Summertime is finally upon us! It’s time to break out the BBQ and head to the beach for a picnic or to the cottage or camping with friends and family. The only bad part…heartburn from all the overindulgence!
Heartburn happens to be one of the most frequent complaints; a burning sensation in the chest usually following a meal and sometimes accompanied by belching, sore throat, cough, and halitosis (bad breath) that may get worse when lying down. Not all cases have the characteristic burning, even an undiagnosed cough or sore throat can be caused by stomach acid backing up into the esophagus and irritating the mucous membrane. Heartburn is a weekly occurrence for over 20% of North Americans. Occasional heartburn is not dangerous, however a chronic issue with heartburn can lead to serious problems.
Common causes of heartburn are pregnancy, obesity, and eating too many spicy foods. Conventionally, we think of heartburn being caused by too much stomach acid backing up the food pipe, so the treatments involve antacids and drugs that shut off production of stomach acid. That is not always the case; paradoxically we often see patients who don’t make enough stomach acid and are unable to fully digest their meals. For these patients the conventional treatments may provide temporary relief, however in the long-term can actually worsen the underlying condition, especially if it is related to low stomach acid in the first place. Once stomach acid makes it above the pyloric sphincter, the doorway that separates them, any small amount can irritate and damage the delicate lining of the esophagus.
The most common offending foods for heartburn sufferers are: alcohol, peppers and tomatoes (members of the deadly nightshade family of plants including tobacco), chocolate, citrus fruits, and coffee. Your food sensitivities can be determined with the help from your ND with a simple blood test or by doing an Elimination Diet.
H. Pylori is the bacteria best known for causing ulcers in the stomach. Unlike classic heartburn however, ulcers caused by infection with H. Pylori usually cause discomfort and pain in between meals or while sleeping rather than following a meal. This is one of the conditions actually associated with low stomach acid as the body shuts down production due to the excessively acidic environment created by the bacteria around the ulcer. H. Pylori is typically tested using either a urea breath test or by measuring antibodies in blood or antigens in stool.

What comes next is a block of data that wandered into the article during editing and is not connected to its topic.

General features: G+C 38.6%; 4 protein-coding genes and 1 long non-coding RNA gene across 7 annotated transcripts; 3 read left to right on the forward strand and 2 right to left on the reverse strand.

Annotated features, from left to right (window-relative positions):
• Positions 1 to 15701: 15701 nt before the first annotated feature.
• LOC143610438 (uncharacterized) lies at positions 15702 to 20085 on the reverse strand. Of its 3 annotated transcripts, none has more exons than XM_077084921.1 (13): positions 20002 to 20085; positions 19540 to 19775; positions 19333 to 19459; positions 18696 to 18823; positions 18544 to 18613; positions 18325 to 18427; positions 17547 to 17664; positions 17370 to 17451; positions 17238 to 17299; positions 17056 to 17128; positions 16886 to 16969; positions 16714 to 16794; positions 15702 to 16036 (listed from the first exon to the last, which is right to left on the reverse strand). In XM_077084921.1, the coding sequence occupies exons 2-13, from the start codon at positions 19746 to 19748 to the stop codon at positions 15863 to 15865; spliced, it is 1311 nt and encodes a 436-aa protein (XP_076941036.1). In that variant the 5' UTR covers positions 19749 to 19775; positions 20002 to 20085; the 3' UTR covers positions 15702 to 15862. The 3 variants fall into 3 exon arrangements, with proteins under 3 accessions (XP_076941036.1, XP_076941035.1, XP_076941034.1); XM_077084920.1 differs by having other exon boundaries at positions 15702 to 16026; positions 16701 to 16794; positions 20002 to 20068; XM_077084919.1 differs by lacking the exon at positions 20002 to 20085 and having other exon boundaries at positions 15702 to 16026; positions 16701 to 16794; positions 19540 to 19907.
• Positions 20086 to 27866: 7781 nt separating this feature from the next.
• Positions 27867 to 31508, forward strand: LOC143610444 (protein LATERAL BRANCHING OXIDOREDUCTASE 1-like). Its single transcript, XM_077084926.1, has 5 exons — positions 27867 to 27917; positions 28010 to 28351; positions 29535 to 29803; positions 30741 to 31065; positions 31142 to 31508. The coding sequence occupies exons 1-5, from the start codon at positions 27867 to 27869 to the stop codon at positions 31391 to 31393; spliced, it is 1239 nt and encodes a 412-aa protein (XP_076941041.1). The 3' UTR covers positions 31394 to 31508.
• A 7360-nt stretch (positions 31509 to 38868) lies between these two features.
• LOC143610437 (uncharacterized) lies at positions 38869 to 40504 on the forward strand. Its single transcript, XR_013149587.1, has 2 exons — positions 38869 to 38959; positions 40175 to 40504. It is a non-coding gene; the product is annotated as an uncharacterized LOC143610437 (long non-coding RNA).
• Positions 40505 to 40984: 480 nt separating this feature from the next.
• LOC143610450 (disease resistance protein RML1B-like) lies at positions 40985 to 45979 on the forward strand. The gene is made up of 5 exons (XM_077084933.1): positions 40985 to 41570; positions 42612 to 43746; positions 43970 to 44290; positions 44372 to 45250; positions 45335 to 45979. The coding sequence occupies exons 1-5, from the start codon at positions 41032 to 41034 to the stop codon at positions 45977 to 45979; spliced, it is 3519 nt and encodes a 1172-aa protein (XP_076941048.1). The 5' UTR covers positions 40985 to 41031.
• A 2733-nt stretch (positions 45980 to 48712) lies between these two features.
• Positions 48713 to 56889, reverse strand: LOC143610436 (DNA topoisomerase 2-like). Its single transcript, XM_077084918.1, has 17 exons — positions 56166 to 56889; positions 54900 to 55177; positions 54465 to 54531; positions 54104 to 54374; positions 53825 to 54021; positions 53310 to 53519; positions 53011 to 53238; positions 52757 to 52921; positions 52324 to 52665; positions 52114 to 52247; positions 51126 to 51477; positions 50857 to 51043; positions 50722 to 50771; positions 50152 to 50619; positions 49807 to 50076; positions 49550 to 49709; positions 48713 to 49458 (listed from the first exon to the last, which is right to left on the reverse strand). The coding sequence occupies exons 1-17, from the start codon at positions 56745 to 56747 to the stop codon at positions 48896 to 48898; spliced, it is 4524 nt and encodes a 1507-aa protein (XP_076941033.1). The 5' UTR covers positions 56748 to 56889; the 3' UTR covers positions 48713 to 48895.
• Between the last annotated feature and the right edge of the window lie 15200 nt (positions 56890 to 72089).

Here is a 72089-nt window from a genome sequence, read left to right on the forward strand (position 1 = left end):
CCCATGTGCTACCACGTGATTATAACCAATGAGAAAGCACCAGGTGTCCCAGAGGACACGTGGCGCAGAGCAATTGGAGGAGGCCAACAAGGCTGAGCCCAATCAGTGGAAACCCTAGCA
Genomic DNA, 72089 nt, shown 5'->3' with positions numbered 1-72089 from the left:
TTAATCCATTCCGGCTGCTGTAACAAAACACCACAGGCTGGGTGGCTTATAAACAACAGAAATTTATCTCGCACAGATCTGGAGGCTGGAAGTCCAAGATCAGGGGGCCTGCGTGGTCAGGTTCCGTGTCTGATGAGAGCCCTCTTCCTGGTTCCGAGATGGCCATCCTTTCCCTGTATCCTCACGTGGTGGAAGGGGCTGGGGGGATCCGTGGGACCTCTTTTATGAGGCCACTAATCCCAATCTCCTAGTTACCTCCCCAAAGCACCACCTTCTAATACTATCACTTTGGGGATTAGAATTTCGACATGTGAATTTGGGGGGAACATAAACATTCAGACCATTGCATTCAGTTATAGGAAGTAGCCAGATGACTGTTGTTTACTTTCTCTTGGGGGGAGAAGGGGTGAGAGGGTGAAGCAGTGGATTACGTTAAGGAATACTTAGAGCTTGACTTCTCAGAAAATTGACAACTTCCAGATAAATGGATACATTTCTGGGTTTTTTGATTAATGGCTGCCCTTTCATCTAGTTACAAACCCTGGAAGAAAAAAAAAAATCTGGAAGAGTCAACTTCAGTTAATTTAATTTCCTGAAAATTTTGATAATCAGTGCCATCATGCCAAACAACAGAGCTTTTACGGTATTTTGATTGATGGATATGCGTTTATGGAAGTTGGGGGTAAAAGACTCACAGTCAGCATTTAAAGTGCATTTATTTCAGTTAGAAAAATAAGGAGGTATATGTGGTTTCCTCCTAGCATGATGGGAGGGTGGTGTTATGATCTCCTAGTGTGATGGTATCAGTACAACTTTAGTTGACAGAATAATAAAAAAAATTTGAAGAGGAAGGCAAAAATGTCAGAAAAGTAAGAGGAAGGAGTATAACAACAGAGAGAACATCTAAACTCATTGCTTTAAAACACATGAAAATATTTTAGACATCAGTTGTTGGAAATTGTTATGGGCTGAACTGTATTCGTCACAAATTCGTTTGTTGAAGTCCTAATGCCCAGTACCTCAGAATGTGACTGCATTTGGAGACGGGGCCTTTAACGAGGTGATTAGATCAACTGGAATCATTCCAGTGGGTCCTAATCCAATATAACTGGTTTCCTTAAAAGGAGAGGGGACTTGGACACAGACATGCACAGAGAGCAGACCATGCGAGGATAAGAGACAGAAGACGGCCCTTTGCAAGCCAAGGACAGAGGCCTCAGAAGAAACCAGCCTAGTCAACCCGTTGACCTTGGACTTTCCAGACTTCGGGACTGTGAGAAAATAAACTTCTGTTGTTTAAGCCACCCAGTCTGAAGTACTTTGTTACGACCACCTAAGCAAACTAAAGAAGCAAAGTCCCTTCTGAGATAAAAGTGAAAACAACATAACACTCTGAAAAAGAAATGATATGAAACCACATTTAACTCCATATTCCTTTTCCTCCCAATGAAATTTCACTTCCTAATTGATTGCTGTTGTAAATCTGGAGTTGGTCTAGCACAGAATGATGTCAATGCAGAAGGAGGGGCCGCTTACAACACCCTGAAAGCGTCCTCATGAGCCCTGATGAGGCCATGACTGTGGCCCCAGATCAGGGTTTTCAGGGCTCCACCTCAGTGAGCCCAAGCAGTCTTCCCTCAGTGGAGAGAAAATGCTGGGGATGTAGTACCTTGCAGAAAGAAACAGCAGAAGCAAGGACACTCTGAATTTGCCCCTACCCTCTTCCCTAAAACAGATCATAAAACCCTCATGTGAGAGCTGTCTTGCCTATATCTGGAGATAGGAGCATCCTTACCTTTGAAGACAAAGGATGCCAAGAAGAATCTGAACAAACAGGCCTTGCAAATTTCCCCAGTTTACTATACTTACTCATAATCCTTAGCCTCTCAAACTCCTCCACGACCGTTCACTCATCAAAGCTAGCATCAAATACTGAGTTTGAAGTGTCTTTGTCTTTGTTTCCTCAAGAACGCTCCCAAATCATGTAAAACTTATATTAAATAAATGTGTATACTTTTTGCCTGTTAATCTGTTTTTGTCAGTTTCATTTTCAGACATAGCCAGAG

When hydrochloric acid is low, the body is more susceptible to infection, Candida overgrowth, poor digestion and heartburn. If chronic yeast infections either systemic or local are a part of the picture, Candida is a major consideration. People with H. Pylori are more likely to have Candida and vice versa, and both conditions are characterized by poor stomach acid production. To assess if stomach acid production is an issue, there are a few tests that can be done that are relatively easy, fun and cost-effective: the Hydrochloric Acid Challenge and the Baking Soda Test.
There are many ways your Naturopathic Physician can help ease heartburn:
- Simple dietary changes
- Avoid known triggers
- Eliminate food sensitivities
- Focus on an Anti-Inflammatory Diet
- Lifestyle modification
- Stress reduction
- Weight loss
- Stop Smoking
- Naturopathic Treatments
- Soothing Herbs; teas, capsules and chewables to replace over the counter ant-acids while addressing the root cause
- Digestive support
- Specialized testing to discover the root cause
- SIBO tests
- Food sensitivity testing
- Hydrochloric Acid challenge
- Comprehensive Stool Testing
- Physical Assessment
- Treating the root cause
- See your ND for details!
One more very important thing to know about heartburn is that some people have mistaken the symptoms of a heart attack for heartburn. If you are worried about chest pain you should not wait to get urgent medical care. If you experience a pain that feels like pressure or crushing on the chest, squeezing, tightness or fullness, if the pain spreads to other areas such as the jaw, or radiates down the arm, or if you experience other symptoms such as shortness of breath, nausea, vomiting, sweating, dizziness and fatigue seek medical attention immediately as this may indicate a potential heart attack.
Pitchford, P. Healing With Whole Foods: Asian Traditions and Modern Nutrition 3rd Edition. Berkley, California, North Atlantic Books, 2002.